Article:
Springwater mayor addresses compliance audit committee
The following is the text of a deputation by Springwater Mayor Bill French to the township’s compliance audit committee (Colin McLarty and George Wodoslawsky in attendance) on February 27 2018
Thank you for allowing me to address the Committee today before you make a decision. I appreciate that there is no real training ground for the job you are tasked with, as there are few Compliance Audits relative to the number of candidates in Municipal Elections.
What is the purpose of a Compliance Audit? I believe it is intended to ensure that no one had an unfair advantage in an election with regard to spending or fund raising. The Courts support the notion that the intention of the Act is not to upset the will of the electorate. Mr. McLean had concerns about my submitted Financial Audited Statement prepared by Smith Lassaline and filed an application to request a Compliance Audit. You as a committee met in July of 2015, accepted presentations from Mr. Siegel on behalf of Mr. McLean and I presented on my own behalf.
I was surprised that few questions were asked by the committee to clarify the concerns expressed by Mr. McLean. The only detailed comments noted in the minutes were provided by Chair Barlow outlining reasons why an audit would not be justified. The other two members seemed to conclude that there might be something there, so what harm will it do. Compliance Audits are not fishing expeditions, they are in response to real or apparent serious and intentional contraventions of the Act. Since I had no real concerns about my original filing and report, I decided to allow the audit and that is why I did not appeal that decision.
Now to the October 2015 meeting where the Committee received the Grant Thornton Audit report. Mr. Siegel argued the audit was not conducted by an individual auditor and expressed a concern about my acknowledgement on the engagement letter. I think those points were addressed in the recent Jan 2018 Judicial Review written decision. Justice Molloy suggests the concerns were more of an irregular or optics nature rather than a matter of substance.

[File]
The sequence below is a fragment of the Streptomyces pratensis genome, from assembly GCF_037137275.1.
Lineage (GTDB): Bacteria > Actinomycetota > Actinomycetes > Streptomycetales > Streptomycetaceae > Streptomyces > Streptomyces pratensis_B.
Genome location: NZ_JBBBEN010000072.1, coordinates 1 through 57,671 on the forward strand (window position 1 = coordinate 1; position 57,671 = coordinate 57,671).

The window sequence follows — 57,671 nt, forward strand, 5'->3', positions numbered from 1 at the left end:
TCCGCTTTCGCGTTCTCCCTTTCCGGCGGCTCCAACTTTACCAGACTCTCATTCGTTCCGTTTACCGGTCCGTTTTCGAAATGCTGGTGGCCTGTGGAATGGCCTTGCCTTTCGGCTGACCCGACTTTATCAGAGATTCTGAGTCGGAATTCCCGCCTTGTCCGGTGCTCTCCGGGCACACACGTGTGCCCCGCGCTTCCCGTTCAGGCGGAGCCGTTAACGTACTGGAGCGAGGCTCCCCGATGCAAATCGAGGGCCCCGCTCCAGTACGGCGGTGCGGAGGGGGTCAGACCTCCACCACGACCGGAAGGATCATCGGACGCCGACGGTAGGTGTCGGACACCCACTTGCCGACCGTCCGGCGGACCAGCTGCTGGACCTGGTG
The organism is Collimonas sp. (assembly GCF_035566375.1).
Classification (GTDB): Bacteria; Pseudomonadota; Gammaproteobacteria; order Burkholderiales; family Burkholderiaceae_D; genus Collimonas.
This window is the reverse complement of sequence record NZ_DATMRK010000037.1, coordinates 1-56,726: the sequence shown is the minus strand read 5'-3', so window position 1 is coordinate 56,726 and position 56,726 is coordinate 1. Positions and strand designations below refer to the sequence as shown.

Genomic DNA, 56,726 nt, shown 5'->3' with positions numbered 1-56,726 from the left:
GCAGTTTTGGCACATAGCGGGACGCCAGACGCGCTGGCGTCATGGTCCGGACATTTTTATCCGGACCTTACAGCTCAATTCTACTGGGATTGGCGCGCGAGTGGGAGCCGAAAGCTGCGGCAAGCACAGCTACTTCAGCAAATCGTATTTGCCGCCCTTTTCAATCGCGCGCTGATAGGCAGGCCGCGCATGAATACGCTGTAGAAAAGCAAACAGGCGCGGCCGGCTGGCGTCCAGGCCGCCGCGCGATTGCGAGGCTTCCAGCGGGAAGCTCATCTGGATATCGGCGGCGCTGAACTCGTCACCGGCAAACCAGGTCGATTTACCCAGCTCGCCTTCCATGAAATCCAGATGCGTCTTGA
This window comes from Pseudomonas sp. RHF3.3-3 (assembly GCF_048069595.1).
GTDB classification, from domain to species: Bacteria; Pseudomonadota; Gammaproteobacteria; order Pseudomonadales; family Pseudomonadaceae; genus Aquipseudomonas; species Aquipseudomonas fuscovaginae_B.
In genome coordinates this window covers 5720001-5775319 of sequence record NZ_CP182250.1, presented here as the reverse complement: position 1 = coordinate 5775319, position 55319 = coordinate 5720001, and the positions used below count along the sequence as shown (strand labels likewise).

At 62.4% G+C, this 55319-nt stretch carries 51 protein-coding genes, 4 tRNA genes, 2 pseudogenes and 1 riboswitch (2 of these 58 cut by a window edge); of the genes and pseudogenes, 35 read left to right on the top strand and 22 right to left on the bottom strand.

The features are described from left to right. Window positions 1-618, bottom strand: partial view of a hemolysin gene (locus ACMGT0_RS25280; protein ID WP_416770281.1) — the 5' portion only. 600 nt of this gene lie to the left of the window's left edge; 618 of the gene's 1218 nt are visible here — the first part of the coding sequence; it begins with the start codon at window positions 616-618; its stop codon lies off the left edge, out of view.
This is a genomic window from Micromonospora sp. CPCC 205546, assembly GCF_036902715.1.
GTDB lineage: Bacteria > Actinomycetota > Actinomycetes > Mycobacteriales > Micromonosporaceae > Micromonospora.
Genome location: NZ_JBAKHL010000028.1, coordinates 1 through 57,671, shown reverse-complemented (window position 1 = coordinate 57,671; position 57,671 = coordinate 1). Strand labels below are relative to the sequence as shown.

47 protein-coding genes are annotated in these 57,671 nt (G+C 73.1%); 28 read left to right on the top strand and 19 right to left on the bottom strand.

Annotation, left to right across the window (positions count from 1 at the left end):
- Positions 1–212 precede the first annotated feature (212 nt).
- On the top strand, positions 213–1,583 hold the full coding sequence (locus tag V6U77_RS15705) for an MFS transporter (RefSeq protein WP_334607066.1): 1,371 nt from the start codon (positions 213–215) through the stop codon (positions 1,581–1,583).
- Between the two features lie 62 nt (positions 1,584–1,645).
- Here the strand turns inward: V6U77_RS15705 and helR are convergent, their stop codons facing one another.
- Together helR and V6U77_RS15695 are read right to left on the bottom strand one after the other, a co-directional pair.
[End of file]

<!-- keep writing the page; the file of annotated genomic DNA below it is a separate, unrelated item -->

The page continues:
However, you as a committee were swayed to request another audit. Since both my lawyer and later the Township lawyer believed the committee overstepped its jurisdiction in the Act, I launched an application for a Judicial Review in December 2015 which was heard in Dec 2017 and dismissed in January of 2018 on the grounds of prematurity.
On the way from my December 2015 application, until now, we have seen a variety of activities that have delayed the process. In July 2016, Mr. Siegel on behalf of McLean filed an application for a JR of the Compliance Audit Committee’s original engagement of Grant Thornton. This delayed proceedings somewhat, as it was determined by Associate Chief Justice Marrocco that hearing both Judicial Reviews together may be more efficient and less costly. Grant Thornton then requested that the McLean application be dismissed adding a new wrinkle and time.
The McLean/Grant Thornton application was heard and dismissed in January 2017. Justice Kiteley in her decision in 2017 suggested a conference with Justice Marroco to see if there was a settlement that could be reached as she noted the considerable expense to the parties and the ratepayers. All representatives conferenced with Justice Marrocco in the summer of 2017 and a solution was proposed which Mr. McLean, the Township and I were in agreement, but the committee rejected the offer.
Is this an example of what Justice Molly stated in her recent January decision, “It (referring to the Committee) misconceived its role before the court” and goes on to say, “A tribunal ought not to compromise its neutrality and impartiality by taking an active position in opposition to one or more of the parties that appeared before it.”